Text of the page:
St Mullin's lock

The Mullichin cafe is located about four miles down the green road and is a real oasis in an already fertile spot. Situated beside the river Barrow it has plenty of space outdoors to enjoy both the beautiful food and scenery.

St. Mullins Outside

Even in October there were people enjoying the outdoor seating, I imagine this is a thriving spot in the Summer months.

St. Mullins

Once again there was a sign to detail the flora and fauna to be found in the area. The children pointed out everything they had seen.

St Mullin's Sign

We were told the food was good in the Mullichin and it definitely didn’t disappoint. The kids tucked into hot chocolates and a variety of cakes. There was even a gluten free option which I decided to have along with my cappuccino and it was delicious. The staff of the cafe were exceptionally friendly and easy going and the interior was bright and inviting. There was even a play area of small children. We had a great chat with the owners, who were on site and hands on. They took a few minutes to answer our questions and filled us in on some local lore and information.

St Mullin's Refuel

With our tummies full of the lovely baked delights we started our return journey.

Return Cycle

But there is always time for another bit of lock exploring!

St Mullins Lock 2

We loved this “tree top house” we came across along the route. The children said it looked like the best tree house ever.

Tree Top House

Even the odd shower didn’t dampen our spirits and there was plenty of trees around to provide a natural shelter. I was dry and smug while I took this photo of the rest of the family running for shelter.


I was really taken by the beautiful bridge in Graiguenamanagh and loved this view as we rounded the corner at our journey’s end.

The Bridge

Would we go back again? Most definitely! Next time we might consider an Ecology Bike Tour with Waterside Bike & Hike. Talking to Brian before we set off we could tell he was an expert on the local flora and fauna, it would be great to tap into all that knowledge on one of the guided tours as he knows just where to stop to spot such elusive locals as otters or a kingfisher. Travelling to any new area is always enriched when you get to know more about the local history too.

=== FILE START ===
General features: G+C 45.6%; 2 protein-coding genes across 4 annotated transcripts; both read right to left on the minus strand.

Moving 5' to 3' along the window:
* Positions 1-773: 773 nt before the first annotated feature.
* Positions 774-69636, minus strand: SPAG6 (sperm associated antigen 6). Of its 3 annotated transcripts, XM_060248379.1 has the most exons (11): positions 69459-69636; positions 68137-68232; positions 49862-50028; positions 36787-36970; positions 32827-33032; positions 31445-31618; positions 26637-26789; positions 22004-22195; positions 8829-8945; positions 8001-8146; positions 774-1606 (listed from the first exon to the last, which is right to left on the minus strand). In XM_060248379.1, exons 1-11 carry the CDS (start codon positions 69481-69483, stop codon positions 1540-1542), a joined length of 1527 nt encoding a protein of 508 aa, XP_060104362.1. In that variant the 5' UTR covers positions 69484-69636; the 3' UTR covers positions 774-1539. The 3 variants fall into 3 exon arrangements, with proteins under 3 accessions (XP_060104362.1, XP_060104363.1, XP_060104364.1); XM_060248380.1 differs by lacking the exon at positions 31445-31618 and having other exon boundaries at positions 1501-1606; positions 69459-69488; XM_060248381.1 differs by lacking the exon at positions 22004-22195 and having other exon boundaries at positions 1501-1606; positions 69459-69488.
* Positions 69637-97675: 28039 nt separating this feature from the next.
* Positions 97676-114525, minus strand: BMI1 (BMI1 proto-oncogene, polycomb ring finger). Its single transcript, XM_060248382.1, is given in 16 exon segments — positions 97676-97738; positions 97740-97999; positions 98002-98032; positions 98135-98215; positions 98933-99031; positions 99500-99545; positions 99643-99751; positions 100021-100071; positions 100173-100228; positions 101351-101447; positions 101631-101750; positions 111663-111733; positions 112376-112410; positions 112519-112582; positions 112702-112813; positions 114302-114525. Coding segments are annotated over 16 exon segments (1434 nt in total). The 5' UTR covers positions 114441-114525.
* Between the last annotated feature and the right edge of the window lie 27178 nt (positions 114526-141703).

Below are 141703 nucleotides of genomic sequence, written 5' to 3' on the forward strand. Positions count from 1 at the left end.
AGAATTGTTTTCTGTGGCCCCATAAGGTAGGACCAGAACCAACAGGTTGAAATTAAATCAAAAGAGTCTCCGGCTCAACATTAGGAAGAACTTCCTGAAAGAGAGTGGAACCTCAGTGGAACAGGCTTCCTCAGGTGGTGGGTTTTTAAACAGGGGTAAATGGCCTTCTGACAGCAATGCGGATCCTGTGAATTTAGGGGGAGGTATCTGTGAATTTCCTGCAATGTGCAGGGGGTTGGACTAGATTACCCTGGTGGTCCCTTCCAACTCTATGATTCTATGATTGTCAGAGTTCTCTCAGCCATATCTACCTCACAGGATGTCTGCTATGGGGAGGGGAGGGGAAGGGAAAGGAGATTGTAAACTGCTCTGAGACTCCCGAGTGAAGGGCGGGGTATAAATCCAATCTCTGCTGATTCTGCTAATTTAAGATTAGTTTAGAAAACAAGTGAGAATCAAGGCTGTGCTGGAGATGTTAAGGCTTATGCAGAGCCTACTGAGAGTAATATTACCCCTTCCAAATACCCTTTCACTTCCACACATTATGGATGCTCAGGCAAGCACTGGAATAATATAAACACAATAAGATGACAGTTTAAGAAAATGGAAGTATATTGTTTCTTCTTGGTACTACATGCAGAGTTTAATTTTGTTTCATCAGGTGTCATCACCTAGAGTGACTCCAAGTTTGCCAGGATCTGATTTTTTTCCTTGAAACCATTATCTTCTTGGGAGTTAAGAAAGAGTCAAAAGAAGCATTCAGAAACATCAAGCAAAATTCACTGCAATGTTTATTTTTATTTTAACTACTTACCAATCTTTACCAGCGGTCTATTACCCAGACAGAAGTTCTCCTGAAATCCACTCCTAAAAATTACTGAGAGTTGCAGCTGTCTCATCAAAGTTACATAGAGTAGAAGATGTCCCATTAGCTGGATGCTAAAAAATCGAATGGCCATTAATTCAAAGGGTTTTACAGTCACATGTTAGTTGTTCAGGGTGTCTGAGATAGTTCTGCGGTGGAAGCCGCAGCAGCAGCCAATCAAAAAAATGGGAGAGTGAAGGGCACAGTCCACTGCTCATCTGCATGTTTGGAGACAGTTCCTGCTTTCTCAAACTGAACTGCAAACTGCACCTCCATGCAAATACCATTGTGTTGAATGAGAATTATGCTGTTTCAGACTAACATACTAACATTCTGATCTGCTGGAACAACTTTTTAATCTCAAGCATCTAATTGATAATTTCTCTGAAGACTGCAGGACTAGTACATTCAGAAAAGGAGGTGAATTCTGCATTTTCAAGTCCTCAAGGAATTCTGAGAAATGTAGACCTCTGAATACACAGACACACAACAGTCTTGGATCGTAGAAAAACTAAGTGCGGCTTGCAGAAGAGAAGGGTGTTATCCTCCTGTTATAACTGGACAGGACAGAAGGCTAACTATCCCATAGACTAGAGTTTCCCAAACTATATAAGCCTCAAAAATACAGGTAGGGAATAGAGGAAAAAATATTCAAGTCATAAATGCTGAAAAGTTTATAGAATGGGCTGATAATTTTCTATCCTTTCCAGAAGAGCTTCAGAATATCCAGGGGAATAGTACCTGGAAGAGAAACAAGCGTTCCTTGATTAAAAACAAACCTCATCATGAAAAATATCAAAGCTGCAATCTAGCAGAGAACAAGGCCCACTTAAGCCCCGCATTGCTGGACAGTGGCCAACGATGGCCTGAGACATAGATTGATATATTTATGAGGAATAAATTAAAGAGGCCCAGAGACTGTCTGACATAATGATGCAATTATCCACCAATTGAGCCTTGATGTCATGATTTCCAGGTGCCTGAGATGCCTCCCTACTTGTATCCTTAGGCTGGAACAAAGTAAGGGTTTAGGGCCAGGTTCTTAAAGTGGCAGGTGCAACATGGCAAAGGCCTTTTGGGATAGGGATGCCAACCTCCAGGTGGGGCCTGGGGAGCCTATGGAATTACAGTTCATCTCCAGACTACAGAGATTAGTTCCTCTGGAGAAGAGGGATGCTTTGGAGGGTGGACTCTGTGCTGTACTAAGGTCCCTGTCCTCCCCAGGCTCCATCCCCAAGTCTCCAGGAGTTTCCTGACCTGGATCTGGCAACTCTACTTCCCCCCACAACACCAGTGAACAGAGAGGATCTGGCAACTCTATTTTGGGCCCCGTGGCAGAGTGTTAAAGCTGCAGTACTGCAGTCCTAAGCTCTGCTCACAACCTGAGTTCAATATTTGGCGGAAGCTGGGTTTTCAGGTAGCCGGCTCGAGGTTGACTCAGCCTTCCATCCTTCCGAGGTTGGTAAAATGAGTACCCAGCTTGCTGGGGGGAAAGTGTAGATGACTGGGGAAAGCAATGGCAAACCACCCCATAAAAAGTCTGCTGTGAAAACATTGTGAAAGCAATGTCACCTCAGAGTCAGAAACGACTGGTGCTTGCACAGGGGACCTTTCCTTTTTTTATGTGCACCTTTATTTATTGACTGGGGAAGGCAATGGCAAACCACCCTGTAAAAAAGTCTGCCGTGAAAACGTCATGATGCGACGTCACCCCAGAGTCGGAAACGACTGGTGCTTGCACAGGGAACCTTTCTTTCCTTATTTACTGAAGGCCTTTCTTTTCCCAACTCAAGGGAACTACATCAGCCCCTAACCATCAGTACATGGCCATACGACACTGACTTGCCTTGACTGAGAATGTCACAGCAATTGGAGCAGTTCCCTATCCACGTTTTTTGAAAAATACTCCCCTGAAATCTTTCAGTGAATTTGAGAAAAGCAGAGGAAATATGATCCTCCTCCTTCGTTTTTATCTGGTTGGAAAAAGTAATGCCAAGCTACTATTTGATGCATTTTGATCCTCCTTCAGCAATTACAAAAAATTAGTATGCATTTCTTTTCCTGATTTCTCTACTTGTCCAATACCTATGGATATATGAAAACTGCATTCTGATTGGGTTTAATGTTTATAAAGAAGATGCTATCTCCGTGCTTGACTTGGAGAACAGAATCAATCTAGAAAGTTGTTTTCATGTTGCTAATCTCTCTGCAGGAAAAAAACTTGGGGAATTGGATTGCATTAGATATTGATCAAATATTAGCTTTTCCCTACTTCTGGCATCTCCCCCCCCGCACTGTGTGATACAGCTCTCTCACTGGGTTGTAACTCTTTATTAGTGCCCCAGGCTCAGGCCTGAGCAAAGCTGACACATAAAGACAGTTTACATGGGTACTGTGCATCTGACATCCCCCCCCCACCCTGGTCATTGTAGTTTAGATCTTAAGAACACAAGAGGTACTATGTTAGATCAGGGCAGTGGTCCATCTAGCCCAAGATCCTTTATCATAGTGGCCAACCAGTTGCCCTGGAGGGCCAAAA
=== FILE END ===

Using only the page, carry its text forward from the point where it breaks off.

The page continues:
The tow path of the Barrow river also stretches upriver as far as the grand canal in Co. Kildare so there is so much more to explore. The safety element was a big plus for me, with so many traffic free miles of path on offer. You really couldn’t pick a more picturesque area for a cycle and once again we were struck by the friendly and helpful nature of Brian and his wife at the Waterside and all the staff at the Mullichain cafe. You may go for the scenery, the food and the outdoor activities but you will stay for the banter, the craic and the genuine friendliness of the people you meet there.

There were plenty of other activities over the festival weekend, not least of all… plenty of walking, as the name suggests. If you want to check out what else was on and what other people though you can read Dee Sewell’s review of the walks she attended over on her Greenside Up blog. Una Halpin of Wildways Adventures lead a walk and also took her son on another, she wrote about both here.

Disclaimer:  I was invited on the blog tour of the Carlow Walking Festival by Green and Vibrant. I was provided with accommodation and activities for the purposes of review but received no other compensation for this post. All views expressed are my own, or that of my family.

The Carlow Walking Festival – a family review (Part 1)

The Carlow Walking Festival – a family review (Part 1)

We went to the Carlow Walking festival! That was two weeks ago but it is still a hot topic of conversation. The youngest got very upset last weekend when he realised it was not a weekly event. None of us had ever been to Carlow but now we are complete converts. So what was it that we loved about it? Read on…